Sue and I are ready for a big time blast of nostalgia. Before putting down roots of surprising longevity in Raleigh (with its clay and rock-filled soil, plethora of weather events - at least since we've been here - and infinite list of tomato growing challenges), we lived in Pennsylvania. We started in Villanova, eased westward to Berwyn, then finally West Chester, and our 8 years there were delightful; it is where I first joined the Seed Savers Exchange and dove head first into heirlooms. It is where our daughters were young (Sara), or just entering the world (Caitlin). Tomato growing has never been easier than those PA gardens, especially after working 16 yards of mushroom soil into our garden. Oh, to have been able to relocate that soil when we moved down here.
Over our 8 years, regular visits to Longwood Gardens in Kennett Square was a constant. We experienced it often in each season, and we ended our days there exhausted after so much walking, but exhilarated by that which we saw - whether it be the azaleas, various themed rooms in the big glass house, water lilies, or endless beds of colorful flowers.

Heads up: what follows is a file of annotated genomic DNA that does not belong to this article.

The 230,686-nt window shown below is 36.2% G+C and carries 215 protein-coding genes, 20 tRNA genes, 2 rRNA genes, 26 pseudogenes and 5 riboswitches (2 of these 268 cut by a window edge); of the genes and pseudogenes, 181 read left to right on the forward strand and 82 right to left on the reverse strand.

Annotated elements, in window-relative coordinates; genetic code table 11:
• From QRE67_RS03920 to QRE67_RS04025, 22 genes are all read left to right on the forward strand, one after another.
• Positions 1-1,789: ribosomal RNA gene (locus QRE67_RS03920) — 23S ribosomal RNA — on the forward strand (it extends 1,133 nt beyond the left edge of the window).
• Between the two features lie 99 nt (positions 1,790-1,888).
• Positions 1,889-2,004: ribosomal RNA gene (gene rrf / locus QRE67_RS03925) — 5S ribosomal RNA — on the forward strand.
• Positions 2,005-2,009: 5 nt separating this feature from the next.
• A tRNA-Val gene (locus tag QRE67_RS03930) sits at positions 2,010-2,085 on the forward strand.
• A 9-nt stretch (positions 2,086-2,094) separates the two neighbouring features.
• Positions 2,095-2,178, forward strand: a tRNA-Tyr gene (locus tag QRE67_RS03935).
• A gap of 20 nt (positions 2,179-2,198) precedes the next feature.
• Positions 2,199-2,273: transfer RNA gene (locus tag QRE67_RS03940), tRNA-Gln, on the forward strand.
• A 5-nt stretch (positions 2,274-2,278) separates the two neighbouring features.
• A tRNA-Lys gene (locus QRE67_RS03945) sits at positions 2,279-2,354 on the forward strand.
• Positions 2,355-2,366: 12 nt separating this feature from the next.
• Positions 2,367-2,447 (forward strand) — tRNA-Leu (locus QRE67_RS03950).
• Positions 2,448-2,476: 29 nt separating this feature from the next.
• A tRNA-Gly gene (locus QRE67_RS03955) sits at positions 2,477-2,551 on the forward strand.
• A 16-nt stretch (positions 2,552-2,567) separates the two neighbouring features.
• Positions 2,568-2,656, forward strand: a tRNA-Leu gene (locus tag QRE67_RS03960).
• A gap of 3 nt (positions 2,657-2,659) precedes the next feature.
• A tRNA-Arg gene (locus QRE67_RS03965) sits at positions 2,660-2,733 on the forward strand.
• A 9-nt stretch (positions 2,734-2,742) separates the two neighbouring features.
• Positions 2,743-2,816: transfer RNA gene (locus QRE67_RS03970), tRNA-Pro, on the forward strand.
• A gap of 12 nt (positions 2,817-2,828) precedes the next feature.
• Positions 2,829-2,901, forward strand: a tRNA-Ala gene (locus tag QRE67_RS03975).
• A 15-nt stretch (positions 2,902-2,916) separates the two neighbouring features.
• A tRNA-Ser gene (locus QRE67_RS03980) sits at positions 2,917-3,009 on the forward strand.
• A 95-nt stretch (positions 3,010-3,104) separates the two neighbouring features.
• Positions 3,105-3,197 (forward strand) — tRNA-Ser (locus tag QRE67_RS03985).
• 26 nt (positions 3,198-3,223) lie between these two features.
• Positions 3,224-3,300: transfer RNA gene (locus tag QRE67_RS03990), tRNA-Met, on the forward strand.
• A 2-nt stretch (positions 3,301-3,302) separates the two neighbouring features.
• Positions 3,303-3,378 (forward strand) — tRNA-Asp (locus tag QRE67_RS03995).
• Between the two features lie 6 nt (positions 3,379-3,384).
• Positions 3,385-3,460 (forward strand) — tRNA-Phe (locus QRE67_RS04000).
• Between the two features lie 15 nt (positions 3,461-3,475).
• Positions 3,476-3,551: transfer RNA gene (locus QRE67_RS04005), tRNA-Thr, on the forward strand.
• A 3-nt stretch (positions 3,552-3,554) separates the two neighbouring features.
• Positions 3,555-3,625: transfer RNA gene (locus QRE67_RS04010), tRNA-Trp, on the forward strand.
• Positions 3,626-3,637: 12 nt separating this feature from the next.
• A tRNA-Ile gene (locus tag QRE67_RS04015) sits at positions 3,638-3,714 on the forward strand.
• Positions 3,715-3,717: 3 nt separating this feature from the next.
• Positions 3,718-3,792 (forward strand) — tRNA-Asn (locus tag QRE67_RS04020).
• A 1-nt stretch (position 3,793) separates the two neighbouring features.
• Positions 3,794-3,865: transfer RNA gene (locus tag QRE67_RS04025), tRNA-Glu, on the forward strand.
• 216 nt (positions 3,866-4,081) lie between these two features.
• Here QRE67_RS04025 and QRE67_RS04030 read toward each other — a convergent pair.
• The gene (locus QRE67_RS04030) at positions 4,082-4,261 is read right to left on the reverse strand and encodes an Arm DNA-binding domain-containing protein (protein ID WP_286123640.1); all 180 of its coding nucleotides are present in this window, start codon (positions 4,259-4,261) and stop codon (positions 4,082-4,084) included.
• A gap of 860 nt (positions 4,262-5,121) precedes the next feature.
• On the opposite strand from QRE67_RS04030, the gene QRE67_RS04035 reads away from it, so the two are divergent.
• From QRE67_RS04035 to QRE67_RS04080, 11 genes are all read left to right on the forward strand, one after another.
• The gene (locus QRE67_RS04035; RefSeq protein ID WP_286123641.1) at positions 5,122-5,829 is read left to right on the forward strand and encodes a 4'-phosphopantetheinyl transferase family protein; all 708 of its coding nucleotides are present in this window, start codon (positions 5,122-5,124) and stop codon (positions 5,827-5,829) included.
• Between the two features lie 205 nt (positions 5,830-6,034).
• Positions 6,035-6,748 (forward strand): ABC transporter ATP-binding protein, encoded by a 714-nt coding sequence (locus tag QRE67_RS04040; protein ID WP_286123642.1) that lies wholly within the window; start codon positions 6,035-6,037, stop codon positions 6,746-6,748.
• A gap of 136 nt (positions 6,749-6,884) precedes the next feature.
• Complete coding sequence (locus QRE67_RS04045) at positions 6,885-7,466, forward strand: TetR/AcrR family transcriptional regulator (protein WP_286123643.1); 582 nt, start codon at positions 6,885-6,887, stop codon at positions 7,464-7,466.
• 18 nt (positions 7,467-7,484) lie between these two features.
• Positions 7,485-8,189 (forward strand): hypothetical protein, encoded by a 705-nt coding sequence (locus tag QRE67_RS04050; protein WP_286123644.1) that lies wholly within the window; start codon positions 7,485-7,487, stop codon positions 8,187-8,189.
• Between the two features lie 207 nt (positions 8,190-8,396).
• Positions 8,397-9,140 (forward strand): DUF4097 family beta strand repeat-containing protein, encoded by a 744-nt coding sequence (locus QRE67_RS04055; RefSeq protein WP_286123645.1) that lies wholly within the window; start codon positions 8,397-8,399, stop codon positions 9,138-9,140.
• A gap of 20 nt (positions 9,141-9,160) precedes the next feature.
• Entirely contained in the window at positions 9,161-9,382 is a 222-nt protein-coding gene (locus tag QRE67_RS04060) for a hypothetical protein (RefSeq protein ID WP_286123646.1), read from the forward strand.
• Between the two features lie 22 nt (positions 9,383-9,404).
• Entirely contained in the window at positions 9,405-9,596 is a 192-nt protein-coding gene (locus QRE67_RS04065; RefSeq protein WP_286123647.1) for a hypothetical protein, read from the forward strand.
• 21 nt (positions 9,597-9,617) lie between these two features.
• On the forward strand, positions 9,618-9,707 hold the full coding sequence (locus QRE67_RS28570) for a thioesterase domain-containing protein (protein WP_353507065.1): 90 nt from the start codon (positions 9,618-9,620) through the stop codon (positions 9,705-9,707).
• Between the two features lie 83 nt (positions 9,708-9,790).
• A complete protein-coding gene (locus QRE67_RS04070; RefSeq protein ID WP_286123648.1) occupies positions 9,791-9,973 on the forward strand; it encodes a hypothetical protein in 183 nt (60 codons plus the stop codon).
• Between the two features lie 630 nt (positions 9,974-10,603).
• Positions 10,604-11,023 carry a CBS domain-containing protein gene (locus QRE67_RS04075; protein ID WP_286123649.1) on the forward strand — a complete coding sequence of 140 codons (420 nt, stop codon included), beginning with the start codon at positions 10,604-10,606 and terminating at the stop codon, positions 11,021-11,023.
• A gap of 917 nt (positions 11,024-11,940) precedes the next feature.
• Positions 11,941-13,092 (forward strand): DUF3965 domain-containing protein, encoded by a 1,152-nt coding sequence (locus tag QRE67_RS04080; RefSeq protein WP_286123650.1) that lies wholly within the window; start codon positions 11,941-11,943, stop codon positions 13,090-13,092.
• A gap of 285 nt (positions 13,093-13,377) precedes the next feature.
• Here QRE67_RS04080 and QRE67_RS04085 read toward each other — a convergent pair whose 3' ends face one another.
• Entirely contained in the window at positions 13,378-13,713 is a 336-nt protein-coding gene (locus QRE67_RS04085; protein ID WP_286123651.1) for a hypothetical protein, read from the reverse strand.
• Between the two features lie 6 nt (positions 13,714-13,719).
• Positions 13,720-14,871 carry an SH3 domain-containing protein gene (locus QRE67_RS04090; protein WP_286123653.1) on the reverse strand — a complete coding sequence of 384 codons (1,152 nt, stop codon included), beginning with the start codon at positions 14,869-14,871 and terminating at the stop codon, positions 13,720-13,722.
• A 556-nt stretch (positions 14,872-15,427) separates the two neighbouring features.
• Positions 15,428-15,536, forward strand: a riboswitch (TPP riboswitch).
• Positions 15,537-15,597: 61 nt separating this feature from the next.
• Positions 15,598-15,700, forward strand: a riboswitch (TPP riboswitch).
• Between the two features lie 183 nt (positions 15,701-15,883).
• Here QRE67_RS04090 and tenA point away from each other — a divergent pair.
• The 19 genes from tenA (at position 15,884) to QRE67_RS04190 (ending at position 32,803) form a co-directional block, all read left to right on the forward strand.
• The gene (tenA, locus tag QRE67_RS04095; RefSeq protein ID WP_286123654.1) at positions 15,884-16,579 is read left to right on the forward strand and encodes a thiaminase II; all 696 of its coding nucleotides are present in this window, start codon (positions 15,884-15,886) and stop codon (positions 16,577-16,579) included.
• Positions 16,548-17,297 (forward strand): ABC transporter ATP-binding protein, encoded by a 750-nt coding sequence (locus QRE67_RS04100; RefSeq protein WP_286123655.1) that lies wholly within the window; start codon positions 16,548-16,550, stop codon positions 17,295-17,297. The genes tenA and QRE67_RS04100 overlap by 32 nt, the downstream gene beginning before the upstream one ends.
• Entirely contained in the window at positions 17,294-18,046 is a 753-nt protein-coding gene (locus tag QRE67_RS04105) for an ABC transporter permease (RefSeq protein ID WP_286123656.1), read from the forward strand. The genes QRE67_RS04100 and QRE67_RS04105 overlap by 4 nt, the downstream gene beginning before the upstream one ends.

I've been spending much of today getting ready for a long-awaited return trip to Longwood Gardens, and Sue and I can't wait. The reason for the visit is that I was asked to provide a course on tomatoes - and on Sunday, at 1 PM, that is what I will be pleased and fortunate to do. This will be my first long duration (3 hours - better make my jokes good ones...), demo-filled opportunity to take a group of gardeners from history through selection, from seed starting to seed saving, aided by a presentation. To call this a personal bucket list event is an understatement. It will certainly be a trip, and event, I will remember always.
As for today in the garden....I just came in from watering everything. A second motion detector sprinkler is now in place, since a visit by deer now would be quite devastating. One week from today I will be bringing loads of plants to Durham for our annual Plantapalooza...more on that when we get back. It feels good to have most everything in place and settling in, though the real work begins next week - getting it all arranged, staked, and ready for daily observations, nurturing, and maintenance. The clock is ticking - ripe tomatoes are now only a few months away!